Renewed risk-taking behaviour by UAE banks, which is buoyed by a recovering real estate sector and a sharp hike in equity market prices, continues to be worrying despite a favourable near term economic outlook, according to a report by International Institution of Finance (IIF).
IIF raised the UAE’s growth forecast to 4.7 per cent owing to expectations of higher oil output during the first three quarters of this year.
Non-hydrocarbon GDP growth is forecast to accelerate from 4.1 per cent in 2012 to 4.6 per cent this year. IIF attributes the non-oil growth in GDP to Abu Dhabi’s higher capital spending and robust growth in trade, tourism and transportation in Dubai and Abu Dhabi.
Despite the growth rate, IIF cautioned the UAE to be proactive in framing policies that would insulate the economy from major problems.
“Furthering structural reforms, strengthening federal institutions and GREs corporate governance, and improving risk management practices are also important to reinforce the UAE’s resilience to external shocks,” said Dr. Garbis Iradian, deputy director, Africa and the Middle East at IIF and principal author of the report.
IIF also estimated a strong difference in fiscal positions between the oil importers and oil exporters in the MENA region.
The body said that the 16 countries covered in its report are expected to register an overall GDP growth of 2.9 per cent in 2013, which is projected to rise to 3.8 per cent in 2014.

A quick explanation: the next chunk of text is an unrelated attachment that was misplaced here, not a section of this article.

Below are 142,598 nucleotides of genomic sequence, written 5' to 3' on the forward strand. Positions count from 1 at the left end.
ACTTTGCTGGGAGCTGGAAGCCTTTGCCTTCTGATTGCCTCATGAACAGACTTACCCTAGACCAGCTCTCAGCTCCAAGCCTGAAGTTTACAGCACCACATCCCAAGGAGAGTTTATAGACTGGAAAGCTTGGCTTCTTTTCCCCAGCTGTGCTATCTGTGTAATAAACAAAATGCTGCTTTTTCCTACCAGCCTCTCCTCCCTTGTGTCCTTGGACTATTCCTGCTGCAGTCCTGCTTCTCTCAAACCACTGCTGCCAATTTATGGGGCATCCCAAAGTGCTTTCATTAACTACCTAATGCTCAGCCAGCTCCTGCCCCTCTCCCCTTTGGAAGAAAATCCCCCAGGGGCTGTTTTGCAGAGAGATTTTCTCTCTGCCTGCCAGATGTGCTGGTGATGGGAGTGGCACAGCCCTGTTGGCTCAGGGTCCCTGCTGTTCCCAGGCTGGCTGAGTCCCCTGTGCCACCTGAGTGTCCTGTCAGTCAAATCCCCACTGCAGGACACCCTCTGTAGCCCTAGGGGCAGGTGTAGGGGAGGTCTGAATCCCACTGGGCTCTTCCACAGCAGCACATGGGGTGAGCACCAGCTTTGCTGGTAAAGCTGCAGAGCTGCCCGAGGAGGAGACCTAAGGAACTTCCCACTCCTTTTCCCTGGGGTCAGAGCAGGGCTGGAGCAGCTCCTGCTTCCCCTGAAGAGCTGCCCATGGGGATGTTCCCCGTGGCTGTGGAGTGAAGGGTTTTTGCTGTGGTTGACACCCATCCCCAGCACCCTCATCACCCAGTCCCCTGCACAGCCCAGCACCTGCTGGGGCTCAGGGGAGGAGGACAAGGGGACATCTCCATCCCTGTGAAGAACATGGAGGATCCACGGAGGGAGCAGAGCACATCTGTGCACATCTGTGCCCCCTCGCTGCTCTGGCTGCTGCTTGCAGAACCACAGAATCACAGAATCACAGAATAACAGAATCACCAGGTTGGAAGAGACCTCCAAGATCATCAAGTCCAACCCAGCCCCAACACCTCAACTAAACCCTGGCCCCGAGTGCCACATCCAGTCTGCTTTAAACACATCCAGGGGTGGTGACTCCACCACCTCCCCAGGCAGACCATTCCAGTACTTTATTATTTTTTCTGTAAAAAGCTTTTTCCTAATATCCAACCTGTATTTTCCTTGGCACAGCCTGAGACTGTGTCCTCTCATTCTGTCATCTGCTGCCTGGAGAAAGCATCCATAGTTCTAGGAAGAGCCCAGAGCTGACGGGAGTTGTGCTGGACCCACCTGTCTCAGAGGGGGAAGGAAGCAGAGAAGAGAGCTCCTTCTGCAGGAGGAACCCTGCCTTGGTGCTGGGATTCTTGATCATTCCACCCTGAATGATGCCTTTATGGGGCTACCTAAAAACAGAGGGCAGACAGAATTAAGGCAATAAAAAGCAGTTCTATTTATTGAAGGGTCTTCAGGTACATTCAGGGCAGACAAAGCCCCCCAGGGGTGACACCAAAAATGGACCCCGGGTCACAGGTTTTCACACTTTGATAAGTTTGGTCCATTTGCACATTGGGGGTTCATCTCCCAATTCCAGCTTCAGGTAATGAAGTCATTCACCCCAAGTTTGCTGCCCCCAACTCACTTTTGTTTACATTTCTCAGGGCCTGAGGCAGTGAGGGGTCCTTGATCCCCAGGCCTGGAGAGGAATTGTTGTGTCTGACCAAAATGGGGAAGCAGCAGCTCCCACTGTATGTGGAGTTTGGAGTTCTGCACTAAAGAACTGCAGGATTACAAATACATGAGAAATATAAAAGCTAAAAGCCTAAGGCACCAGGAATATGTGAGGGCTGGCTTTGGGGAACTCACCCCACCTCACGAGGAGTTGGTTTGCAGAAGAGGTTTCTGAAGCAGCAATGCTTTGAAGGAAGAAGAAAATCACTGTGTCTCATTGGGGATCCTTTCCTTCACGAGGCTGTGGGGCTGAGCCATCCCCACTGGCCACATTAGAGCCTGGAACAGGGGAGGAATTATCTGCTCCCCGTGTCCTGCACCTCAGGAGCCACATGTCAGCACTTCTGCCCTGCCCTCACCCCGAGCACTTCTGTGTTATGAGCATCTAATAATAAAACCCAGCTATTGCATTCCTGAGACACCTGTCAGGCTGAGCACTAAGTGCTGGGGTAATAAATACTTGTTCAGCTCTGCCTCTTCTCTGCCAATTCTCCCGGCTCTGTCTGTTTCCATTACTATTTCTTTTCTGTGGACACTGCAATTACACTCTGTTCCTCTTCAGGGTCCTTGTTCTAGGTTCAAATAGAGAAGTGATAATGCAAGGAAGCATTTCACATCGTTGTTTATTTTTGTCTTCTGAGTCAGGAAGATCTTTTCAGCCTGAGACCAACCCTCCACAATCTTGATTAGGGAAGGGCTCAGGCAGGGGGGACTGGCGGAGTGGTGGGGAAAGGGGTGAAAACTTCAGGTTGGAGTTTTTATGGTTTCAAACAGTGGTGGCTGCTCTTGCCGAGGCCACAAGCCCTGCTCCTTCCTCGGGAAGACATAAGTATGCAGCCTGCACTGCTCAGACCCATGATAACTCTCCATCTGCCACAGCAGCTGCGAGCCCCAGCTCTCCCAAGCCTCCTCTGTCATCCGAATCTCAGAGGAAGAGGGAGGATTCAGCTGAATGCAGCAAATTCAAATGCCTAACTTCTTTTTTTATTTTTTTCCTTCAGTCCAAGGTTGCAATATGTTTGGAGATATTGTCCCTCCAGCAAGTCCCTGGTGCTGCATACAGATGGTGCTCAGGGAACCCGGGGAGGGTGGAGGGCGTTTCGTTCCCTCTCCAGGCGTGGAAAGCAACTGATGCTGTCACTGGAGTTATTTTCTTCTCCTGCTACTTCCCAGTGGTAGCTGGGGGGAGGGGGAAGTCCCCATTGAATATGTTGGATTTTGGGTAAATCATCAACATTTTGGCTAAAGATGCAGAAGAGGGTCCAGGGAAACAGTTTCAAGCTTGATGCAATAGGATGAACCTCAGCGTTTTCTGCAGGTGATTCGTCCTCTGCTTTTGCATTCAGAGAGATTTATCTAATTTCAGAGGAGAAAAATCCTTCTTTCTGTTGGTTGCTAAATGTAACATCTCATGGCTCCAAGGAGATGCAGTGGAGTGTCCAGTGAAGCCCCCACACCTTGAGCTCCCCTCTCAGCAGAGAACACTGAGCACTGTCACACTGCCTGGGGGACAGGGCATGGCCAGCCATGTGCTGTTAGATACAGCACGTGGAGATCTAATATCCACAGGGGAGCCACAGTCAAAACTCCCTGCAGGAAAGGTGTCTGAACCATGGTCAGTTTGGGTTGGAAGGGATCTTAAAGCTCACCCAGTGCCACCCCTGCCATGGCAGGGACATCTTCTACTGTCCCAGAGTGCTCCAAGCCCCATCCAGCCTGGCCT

Oil exporting countries in MENA are expected to grow by 3.2 per cent and 3.9 per cent in 2013 and 2014 respectively while oil importing countries struggle with growth rates of 1.8 per cent and 2.4 per cent in 2013 and 2014 respectively.
Plagued with high unemployment rates, persistent macroeconomic imbalances and challenging prospects, countries like Egypt, Syria and Tunisia will continue to struggle to achieve even modest growth, the report said.
“Oil exporting countries, except for Libya and Iran, continue to record robust growth rates and large financial surpluses while maintaining steady progress in diversifying their production base,” said Iradian.
“Ample financial resources, healthy banking systems and continued improvement in the business environment have supported private sector investment and growth and reinforced economic diversification in the GCC.”